Work Environment About this section

Childcare workers
Childcare workers may spend part of their day outdoors.

Childcare workers held about 1.3 million jobs in 2014. The industries that employed the most childcare workers were as follows:

Child day care services 24%
Elementary and secondary schools; state, local, and private 10
Religious, grantmaking, civic, professional, and similar organizations 8

They are employed in childcare centers, preschools, public schools, and private homes.

Family childcare workers care for children in their own homes. They may convert a portion of their living space into a dedicated space for the children. Nannies and babysitters usually work in their employers’ homes. In 2014, a little over one-quarter of childcare workers were self-employed.

Many states limit the number of children that each staff member is responsible for by regulating the ratio of staff to children. The ratios vary with the age of the children. Childcare workers are responsible for a relatively few number of babies and toddlers. However, workers can be responsible for greater numbers of older children.

Work Schedules

Although most childcare workers worked full time, about 2 in 5 worked part time in 2014.

Childcare workers’ schedules vary widely. Childcare centers usually are open year round, with long hours so that parents can drop off and pick up their children before and after work. Some centers employ full-time and part-time staff with staggered shifts to cover the entire day.

Family childcare providers may work long or unusual hours to fit parents’ work schedules. In some cases, these childcare providers may offer evening and overnight care to meet the needs of families. After the children go home, childcare providers often have more responsibilities, such as shopping for food or supplies, doing accounting, keeping records, and cleaning.

Nannies may work either full or part time. Full-time nannies may work more than 40 hours a week to give parents enough time to commute to and from work.

How to Become a Childcare Worker About this section

Childcare workers
Childcare workers need to be able to explain difficult concepts in terms young children can understand.

Education and training requirements vary by setting, state, and employer. They range from no formal education to a certification in early childhood education.

Education

Childcare workers must meet education and training requirements, which vary by state. Some states require these workers to have a high school diploma, but many states do not have any education requirements for entry-level positions. However, workers with postsecondary education or an early childhood education credential may be qualified for higher level positions.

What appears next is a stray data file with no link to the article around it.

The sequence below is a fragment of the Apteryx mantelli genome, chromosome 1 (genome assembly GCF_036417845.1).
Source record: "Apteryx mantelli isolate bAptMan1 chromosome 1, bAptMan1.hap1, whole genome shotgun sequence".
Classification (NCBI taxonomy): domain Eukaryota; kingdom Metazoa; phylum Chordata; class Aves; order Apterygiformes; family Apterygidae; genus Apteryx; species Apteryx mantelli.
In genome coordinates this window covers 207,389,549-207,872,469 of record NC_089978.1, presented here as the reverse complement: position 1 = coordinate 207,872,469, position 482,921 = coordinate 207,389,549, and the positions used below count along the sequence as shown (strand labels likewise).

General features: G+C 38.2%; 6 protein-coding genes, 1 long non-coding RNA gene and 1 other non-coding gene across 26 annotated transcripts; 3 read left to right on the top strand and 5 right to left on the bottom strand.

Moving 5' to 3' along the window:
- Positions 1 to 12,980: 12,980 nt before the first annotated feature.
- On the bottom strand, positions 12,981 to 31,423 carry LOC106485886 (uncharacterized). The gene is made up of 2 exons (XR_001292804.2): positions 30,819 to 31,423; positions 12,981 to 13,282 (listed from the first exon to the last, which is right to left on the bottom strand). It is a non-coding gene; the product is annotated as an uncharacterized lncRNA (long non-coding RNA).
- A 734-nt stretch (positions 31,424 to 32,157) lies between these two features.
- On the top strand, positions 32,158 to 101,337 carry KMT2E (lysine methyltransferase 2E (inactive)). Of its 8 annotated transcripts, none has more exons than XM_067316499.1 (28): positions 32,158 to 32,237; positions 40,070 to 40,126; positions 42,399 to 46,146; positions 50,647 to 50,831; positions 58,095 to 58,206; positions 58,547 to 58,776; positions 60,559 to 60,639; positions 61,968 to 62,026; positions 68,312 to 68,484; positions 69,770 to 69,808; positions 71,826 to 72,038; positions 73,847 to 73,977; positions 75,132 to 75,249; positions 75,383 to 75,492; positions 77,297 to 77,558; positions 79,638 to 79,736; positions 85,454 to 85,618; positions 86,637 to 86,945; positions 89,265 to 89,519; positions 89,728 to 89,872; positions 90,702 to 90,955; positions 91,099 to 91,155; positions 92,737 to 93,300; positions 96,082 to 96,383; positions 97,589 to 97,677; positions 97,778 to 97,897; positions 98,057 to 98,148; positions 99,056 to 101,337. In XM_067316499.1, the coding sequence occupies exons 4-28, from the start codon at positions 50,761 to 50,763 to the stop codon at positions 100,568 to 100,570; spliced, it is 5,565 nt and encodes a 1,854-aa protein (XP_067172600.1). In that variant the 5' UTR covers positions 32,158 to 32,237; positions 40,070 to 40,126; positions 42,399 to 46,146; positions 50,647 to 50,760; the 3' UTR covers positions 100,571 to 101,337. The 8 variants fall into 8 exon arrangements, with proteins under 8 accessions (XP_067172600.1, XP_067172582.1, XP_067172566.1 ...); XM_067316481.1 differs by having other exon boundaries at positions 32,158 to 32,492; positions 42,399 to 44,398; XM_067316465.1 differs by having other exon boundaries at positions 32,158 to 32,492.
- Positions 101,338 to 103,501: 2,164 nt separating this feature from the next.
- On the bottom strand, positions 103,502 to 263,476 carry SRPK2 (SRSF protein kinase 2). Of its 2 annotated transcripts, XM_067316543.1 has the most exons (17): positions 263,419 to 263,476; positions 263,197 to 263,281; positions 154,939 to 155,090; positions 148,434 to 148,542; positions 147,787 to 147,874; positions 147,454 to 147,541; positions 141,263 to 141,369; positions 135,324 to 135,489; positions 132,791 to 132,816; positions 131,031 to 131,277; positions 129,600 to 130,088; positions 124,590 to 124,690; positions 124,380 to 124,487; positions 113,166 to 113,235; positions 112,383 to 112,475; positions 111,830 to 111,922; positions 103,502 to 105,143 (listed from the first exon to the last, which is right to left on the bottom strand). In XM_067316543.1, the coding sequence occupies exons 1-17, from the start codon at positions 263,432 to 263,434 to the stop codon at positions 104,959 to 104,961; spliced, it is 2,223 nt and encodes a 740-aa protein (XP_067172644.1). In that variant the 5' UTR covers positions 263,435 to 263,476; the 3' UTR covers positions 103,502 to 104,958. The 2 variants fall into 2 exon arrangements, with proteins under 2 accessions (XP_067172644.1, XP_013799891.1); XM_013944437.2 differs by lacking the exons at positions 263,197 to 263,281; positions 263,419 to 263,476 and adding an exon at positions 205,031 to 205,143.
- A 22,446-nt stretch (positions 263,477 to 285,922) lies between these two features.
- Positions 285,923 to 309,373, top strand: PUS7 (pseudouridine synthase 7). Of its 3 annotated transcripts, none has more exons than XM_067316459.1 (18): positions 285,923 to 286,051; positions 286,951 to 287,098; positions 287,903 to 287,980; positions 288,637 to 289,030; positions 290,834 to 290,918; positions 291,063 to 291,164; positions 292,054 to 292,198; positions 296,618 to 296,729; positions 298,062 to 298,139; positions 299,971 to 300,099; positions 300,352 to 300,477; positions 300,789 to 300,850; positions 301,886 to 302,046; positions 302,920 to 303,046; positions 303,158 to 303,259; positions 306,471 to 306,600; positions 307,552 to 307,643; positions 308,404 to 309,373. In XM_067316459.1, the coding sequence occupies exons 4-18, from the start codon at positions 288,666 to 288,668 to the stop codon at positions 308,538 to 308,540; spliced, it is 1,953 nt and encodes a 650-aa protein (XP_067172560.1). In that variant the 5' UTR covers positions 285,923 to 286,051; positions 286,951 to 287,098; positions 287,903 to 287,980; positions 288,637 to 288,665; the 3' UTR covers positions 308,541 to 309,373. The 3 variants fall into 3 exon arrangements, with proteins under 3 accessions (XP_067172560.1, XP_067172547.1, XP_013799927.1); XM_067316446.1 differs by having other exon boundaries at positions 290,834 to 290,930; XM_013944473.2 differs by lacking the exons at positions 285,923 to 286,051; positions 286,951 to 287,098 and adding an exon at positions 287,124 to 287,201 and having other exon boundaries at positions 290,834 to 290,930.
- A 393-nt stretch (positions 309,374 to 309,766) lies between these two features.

Employers often prefer to hire workers with at least a high school diploma and, in some cases, some postsecondary education in early childhood education.

Workers in Head Start programs must at least be enrolled in a program in which they will earn a postsecondary degree in early childhood education or a child development credential.

States do not regulate educational requirements for nannies. However, some employers may prefer to hire workers with at least some formal instruction in childhood education or a related field, particularly when they will be hired as full-time nannies.

Licenses, Certifications, and Registrations

Many states require childcare centers, including those in private homes, to be licensed. To qualify for licensure, staff must pass a background check, have a complete record of immunizations, and meet a minimum training requirement. Some states require staff to have certifications in CPR and first aid.

Some states and employers require childcare workers to have a nationally recognized credential. Most often, states require the Child Development Associate (CDA) credential offered by the Council for Professional Recognition. Obtaining the CDA credential requires coursework, experience in the field, and a period during which the applicant is observed while working with children. The CDA credential is valid for 3 years and requires renewal.

Some states recognize the Certified Childcare Professional (CCP) designation offered by the National Early Childhood Program Accreditation. Some of the requirements needed to obtain the CCP are that the candidate must be at least 18 years old, have a high school diploma, have experience in the field, take courses in early childhood education, and pass an exam. The CCP accreditation requires renewal every 2 years through the CCP maintenance process.

The National Association for Family Child Care (NAFCC) offers a nationally recognized accreditation for family childcare providers. This accreditation requires training and experience in the field, as well as a period during which the applicant is observed while working with children.

Training

Many states and employers require providers to complete some training before beginning work. Also, many states require staff in childcare centers to complete a minimum number of hours of training annually. Training may include information about basic care of babies, such as how to warm a bottle, and customer-service skills.

Important Qualities

Communication skills. Childcare workers must be able to talk with parents and colleagues about the progress of the children in their care. They need good speaking skills to provide this information effectively and good listening skills to understand parents’ instructions.

Decisionmaking skills. Good judgment is necessary for childcare workers so they can respond to emergencies or difficult situations.

Instructional skills. Childcare workers need to be able to explain things in terms young children can understand.

Interpersonal skills. Childcare workers need to work well with people to develop good relationships with parents, children, and colleagues.